Eliciting complaints from tired, worries from the overworked, and dread from the child who isn’t prepared for the upcoming math test, the luminary rays of a new day tend to greet me with potential success. A beacon of fresh starts, the rays paint the world below in a hue corresponding to one’s aspirations for tomorrow. Rising in the east, setting in the west, the sun cultivates the misguided hopes of the time.
My love of the morning reveals more about my personality than I would necessarily care for: the vigor I find in buttery toast, the comfort that derives from ignorance of the day’s outcome, and the value I place on the delusional optimism of my generation. Reminiscent of the Disney princess movies, I am confined mentally, intellectually, and emotionally to the quixotic mores of a passive dreamer. Raised in a generation where hopeless romanticism reigns, I live to dream, yet I lack the courage to assert myself in trying to get what I want. With growing apprehension, my view of the world remains limited. Frustrating, this fear defines the difference between a coward and a warrior, a couch potato and a crusader; an idealist and someone who actually changes the world.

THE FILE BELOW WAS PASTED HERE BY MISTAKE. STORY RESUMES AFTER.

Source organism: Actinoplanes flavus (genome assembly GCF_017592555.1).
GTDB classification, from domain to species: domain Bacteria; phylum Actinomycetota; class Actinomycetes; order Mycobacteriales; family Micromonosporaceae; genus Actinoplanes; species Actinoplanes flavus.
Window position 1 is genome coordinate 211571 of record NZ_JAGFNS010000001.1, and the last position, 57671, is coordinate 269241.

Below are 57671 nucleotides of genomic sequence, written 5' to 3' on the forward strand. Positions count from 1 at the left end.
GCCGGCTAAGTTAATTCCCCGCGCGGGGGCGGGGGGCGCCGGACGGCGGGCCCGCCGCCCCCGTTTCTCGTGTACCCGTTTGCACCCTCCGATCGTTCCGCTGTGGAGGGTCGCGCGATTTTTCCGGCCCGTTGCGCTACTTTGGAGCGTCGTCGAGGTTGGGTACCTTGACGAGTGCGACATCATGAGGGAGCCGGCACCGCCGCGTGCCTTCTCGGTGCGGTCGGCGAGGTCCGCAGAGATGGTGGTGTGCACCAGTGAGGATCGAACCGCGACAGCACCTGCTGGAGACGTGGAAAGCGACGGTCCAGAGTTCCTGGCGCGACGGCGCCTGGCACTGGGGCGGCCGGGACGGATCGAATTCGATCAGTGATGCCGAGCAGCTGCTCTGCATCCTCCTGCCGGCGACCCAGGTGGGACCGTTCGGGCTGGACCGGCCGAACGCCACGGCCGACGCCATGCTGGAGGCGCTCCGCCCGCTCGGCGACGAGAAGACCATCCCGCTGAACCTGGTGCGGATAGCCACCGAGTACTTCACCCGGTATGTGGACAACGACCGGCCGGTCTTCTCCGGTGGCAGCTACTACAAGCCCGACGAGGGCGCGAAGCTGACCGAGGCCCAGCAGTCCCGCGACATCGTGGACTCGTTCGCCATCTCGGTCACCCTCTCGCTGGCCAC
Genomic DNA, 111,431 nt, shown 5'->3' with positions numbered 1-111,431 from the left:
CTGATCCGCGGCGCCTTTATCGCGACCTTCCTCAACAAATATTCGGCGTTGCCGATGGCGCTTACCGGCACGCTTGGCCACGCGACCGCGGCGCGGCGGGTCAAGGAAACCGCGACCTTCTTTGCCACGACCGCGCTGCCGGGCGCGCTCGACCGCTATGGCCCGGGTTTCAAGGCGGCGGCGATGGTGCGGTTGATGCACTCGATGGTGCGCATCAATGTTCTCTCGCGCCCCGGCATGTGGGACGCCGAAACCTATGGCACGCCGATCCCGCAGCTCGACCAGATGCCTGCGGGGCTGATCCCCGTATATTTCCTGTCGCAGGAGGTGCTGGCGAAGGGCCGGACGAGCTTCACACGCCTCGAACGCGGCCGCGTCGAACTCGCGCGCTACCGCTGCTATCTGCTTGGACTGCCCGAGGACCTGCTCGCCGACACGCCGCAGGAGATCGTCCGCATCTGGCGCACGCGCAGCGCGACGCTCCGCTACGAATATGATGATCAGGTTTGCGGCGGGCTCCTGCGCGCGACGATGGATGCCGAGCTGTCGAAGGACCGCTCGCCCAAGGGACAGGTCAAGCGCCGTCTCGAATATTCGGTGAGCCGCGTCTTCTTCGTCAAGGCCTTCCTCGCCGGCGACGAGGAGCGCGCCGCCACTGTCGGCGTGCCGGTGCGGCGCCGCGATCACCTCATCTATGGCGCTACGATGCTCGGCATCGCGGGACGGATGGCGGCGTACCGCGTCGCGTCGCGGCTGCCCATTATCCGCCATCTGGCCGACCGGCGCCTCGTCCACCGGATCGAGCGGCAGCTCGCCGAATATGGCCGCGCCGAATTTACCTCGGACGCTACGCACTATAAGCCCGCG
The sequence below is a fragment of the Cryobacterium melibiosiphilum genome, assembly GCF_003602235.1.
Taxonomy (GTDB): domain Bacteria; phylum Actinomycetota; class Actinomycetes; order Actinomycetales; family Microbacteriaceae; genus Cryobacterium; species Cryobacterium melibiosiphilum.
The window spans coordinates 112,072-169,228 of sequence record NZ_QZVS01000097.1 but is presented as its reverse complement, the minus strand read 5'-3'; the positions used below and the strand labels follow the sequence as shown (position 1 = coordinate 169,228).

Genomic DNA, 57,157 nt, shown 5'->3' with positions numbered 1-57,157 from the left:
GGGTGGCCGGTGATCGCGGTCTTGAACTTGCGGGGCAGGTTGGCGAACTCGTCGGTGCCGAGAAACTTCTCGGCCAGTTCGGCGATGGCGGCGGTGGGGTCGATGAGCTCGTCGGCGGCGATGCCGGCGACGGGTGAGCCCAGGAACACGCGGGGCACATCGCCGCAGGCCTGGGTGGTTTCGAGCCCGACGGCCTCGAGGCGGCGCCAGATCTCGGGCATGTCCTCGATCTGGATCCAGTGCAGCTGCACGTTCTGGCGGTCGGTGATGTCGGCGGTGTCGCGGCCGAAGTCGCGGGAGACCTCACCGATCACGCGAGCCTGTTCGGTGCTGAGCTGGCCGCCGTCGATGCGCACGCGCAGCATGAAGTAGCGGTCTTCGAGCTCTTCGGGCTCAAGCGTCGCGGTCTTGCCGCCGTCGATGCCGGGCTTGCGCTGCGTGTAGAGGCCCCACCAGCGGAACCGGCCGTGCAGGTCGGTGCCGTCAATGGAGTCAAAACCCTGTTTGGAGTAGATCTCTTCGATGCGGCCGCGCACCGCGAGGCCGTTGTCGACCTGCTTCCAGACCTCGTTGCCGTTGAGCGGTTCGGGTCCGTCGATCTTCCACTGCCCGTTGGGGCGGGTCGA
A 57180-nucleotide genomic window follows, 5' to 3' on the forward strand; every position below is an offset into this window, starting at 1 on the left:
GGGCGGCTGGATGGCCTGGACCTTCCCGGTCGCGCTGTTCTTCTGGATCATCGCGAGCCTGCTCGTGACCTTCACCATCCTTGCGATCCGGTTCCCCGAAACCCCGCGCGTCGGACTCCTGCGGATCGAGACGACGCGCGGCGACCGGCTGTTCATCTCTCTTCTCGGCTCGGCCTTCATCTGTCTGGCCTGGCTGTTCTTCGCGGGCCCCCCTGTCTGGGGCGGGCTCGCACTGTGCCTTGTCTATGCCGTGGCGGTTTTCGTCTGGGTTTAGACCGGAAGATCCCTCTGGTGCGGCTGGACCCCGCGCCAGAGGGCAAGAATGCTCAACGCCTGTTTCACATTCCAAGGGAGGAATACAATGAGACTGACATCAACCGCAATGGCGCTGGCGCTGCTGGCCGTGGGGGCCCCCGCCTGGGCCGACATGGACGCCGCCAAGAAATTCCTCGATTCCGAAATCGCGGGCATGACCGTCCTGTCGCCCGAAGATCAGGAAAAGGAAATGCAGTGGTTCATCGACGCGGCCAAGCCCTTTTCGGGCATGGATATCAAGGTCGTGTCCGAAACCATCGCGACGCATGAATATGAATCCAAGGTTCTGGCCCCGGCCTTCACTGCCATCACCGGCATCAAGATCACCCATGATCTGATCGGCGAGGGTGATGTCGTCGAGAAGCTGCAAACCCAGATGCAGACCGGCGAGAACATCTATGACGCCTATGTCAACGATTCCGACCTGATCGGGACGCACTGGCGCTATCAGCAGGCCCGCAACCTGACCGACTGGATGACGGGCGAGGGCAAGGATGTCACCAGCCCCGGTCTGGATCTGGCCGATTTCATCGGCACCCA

Similar to the cowardly lion in “The Wizard of Oz”, I lack the sheer audacity to stand up for myself when belittled. Wincing in terror of my own shadow, I submit to the impudent individuals with whom I inevitably cross paths. As they try to tailor an identity for me based off my least redeeming qualities, I am haunted: not by the malice of their words, but by my own silence. Deriving from an inability to defend oneself, this shame gives birth to the ubiquitous regret: If I Only. If I only I were brazen enough; If only I had neglected to tremble among the wreckage of a broken dream; If I only had a brain.
My generation is mistakenly encouraged to dream ‘big’. What many refuse to consider are the resources needed to mimic these fantasies: intelligence, passion, talent, and bravery. I admit that I have failed in trying to defend myself. I admit to having let my fear, my cowardice, and my lacking character prevent me from self-actualization. I admit to sometimes succumbing to a hopeless stereotype, one that optimism cannot hide. I admit that I kindle disappointment rather than honor.
Those who wish upon a star only dream because they are not bold enough to truthfully wake up. Thus, conformity remains latent among the dreamers whom anxiously wait for the dawn of a new day. Although writing this sounds uncharacteristically cynical, overtime, I have abandoned the fluorescence of denial, instead favoring the truth that lingers among the shadows.